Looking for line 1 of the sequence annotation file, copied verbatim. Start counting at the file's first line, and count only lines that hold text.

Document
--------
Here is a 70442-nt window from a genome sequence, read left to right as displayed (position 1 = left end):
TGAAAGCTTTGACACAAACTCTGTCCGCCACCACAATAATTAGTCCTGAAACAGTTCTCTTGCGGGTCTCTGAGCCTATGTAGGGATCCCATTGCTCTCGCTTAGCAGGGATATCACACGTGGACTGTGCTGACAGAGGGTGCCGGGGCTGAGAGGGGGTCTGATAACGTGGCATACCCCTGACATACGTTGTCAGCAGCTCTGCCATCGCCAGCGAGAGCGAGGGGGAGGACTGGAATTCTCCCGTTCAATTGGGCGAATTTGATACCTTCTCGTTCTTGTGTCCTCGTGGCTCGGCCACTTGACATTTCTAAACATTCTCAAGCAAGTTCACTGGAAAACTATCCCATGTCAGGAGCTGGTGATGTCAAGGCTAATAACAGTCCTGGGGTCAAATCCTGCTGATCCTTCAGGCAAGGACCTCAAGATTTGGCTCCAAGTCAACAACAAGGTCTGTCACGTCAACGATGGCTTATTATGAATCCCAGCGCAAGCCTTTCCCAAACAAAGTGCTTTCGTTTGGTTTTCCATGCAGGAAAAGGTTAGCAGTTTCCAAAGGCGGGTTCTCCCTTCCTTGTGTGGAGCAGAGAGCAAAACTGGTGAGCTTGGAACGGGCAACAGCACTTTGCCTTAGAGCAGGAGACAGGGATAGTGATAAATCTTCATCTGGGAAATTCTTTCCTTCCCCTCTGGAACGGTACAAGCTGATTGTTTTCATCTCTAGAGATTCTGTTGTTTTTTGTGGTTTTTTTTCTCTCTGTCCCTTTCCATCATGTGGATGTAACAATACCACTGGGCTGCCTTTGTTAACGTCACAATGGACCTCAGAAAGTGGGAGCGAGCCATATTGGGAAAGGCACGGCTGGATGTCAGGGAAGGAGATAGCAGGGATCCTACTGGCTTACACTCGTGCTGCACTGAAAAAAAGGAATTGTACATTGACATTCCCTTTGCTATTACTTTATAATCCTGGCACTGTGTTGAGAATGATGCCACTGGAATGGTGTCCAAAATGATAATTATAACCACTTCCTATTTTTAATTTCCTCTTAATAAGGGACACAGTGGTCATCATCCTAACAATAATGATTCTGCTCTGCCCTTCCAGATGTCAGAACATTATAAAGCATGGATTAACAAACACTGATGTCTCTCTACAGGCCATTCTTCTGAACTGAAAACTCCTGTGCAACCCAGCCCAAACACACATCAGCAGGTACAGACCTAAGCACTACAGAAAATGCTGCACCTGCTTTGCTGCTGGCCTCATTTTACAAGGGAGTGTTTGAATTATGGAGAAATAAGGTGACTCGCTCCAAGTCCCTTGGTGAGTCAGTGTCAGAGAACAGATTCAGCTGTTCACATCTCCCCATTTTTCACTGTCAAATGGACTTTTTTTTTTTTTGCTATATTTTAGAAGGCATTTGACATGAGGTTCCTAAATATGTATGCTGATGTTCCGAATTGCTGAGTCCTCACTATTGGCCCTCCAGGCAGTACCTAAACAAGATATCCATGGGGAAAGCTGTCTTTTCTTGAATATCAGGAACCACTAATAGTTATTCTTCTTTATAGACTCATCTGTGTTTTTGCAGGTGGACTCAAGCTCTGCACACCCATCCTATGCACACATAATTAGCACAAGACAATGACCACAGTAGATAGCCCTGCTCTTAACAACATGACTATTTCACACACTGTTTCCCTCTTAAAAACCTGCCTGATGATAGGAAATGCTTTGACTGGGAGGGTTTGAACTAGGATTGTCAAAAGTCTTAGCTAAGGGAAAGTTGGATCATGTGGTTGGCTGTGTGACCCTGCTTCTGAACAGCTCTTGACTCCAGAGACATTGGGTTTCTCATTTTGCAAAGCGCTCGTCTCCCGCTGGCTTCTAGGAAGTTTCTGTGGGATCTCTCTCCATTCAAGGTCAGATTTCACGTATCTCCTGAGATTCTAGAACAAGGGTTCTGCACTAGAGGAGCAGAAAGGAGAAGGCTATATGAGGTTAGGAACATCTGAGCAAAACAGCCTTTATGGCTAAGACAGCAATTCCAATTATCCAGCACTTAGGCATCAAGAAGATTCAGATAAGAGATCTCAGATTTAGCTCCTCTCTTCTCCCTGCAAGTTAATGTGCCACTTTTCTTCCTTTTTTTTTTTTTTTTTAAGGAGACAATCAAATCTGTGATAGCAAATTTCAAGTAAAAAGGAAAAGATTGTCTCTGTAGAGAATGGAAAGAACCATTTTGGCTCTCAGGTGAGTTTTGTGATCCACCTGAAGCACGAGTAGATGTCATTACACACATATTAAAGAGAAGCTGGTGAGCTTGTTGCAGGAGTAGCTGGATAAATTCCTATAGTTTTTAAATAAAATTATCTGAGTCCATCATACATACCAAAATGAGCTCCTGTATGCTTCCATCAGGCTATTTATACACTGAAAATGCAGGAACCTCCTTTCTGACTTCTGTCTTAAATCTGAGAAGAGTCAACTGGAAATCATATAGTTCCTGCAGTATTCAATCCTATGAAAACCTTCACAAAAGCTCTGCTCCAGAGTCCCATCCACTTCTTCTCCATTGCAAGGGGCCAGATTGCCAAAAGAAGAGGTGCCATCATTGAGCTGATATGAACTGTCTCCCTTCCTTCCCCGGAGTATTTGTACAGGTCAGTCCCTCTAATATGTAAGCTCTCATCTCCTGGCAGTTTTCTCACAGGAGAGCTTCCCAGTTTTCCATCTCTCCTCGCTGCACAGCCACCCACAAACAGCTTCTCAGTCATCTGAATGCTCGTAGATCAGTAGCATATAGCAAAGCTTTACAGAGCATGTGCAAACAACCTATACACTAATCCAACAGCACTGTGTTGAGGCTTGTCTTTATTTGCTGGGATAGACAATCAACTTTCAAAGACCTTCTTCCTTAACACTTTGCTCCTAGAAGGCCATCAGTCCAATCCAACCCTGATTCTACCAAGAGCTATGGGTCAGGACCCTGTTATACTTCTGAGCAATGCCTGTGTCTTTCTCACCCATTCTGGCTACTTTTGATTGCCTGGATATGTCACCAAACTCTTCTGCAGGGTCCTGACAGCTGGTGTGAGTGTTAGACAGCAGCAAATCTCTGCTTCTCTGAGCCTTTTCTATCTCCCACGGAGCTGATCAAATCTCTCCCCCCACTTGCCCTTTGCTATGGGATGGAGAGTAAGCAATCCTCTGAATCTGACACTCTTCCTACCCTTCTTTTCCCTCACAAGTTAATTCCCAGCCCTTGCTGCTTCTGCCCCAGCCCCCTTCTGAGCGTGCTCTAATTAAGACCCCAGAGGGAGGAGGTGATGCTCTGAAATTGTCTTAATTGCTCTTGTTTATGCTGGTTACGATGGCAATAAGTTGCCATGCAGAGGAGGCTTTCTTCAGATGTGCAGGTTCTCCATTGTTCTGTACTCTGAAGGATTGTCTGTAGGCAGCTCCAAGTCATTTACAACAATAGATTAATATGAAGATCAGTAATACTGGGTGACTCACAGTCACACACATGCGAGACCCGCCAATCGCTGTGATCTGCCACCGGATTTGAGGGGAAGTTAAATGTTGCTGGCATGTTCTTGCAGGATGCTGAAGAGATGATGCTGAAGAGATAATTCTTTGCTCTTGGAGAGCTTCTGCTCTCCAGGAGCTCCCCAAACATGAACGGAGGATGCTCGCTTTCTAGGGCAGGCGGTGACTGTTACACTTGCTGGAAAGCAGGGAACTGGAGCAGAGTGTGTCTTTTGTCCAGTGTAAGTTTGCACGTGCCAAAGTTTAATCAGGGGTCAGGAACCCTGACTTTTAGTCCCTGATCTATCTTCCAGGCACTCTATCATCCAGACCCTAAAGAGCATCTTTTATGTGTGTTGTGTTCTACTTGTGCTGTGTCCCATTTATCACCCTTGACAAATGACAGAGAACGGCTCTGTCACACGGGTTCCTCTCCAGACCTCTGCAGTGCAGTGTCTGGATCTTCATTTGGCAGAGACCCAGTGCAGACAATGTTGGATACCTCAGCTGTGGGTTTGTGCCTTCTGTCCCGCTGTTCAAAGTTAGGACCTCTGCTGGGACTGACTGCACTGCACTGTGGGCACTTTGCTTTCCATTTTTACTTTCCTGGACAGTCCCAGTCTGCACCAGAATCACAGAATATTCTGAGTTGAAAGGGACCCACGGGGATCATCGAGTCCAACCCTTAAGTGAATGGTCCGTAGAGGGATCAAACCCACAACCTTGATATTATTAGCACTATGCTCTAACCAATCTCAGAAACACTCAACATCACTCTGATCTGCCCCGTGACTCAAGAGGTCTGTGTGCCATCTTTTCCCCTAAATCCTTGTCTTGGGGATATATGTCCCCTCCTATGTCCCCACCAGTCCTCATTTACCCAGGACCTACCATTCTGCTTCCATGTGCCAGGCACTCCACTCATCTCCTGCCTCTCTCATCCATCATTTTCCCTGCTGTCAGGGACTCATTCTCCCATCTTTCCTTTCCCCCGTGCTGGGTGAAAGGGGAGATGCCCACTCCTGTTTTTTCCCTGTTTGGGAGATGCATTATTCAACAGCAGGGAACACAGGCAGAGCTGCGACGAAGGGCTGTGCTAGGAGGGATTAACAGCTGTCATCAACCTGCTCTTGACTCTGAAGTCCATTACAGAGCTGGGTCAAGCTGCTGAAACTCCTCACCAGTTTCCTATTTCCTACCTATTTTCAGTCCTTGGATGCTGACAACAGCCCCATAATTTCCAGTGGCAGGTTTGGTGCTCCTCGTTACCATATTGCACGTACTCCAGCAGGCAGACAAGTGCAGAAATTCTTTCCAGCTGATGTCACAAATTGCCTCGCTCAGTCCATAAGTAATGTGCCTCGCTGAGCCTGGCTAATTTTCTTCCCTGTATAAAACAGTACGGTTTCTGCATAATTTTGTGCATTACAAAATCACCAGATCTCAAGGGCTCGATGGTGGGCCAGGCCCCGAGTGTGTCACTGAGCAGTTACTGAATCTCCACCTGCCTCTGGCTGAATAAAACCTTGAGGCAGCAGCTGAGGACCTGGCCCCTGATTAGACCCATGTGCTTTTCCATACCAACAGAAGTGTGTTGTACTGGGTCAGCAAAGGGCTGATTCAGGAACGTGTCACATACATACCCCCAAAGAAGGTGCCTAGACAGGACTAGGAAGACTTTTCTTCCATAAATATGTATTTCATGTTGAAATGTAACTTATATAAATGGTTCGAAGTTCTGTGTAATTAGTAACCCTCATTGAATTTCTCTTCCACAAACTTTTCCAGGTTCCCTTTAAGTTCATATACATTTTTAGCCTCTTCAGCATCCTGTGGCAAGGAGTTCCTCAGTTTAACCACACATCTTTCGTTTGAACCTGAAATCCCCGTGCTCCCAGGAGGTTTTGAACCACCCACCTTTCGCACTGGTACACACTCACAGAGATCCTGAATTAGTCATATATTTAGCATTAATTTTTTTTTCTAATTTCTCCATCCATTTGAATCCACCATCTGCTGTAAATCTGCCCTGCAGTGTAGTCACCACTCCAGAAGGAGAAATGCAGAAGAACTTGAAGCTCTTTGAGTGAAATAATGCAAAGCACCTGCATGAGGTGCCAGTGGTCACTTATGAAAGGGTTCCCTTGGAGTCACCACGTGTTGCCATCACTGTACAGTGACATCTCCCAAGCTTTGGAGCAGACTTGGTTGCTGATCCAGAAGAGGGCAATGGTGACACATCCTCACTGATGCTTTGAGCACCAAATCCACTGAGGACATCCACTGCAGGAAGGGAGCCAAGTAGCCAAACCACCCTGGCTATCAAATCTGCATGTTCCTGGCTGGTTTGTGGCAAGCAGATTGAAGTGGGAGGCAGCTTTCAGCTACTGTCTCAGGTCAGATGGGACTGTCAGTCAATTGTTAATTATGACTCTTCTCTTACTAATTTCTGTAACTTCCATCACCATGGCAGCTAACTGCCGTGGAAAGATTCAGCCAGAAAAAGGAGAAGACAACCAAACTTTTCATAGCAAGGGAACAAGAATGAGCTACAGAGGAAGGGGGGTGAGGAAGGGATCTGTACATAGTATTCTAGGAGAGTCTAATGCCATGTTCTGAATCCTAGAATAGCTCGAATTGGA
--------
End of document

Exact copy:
Here is a 70442-nt window from a genome sequence, read left to right as displayed (position 1 = left end):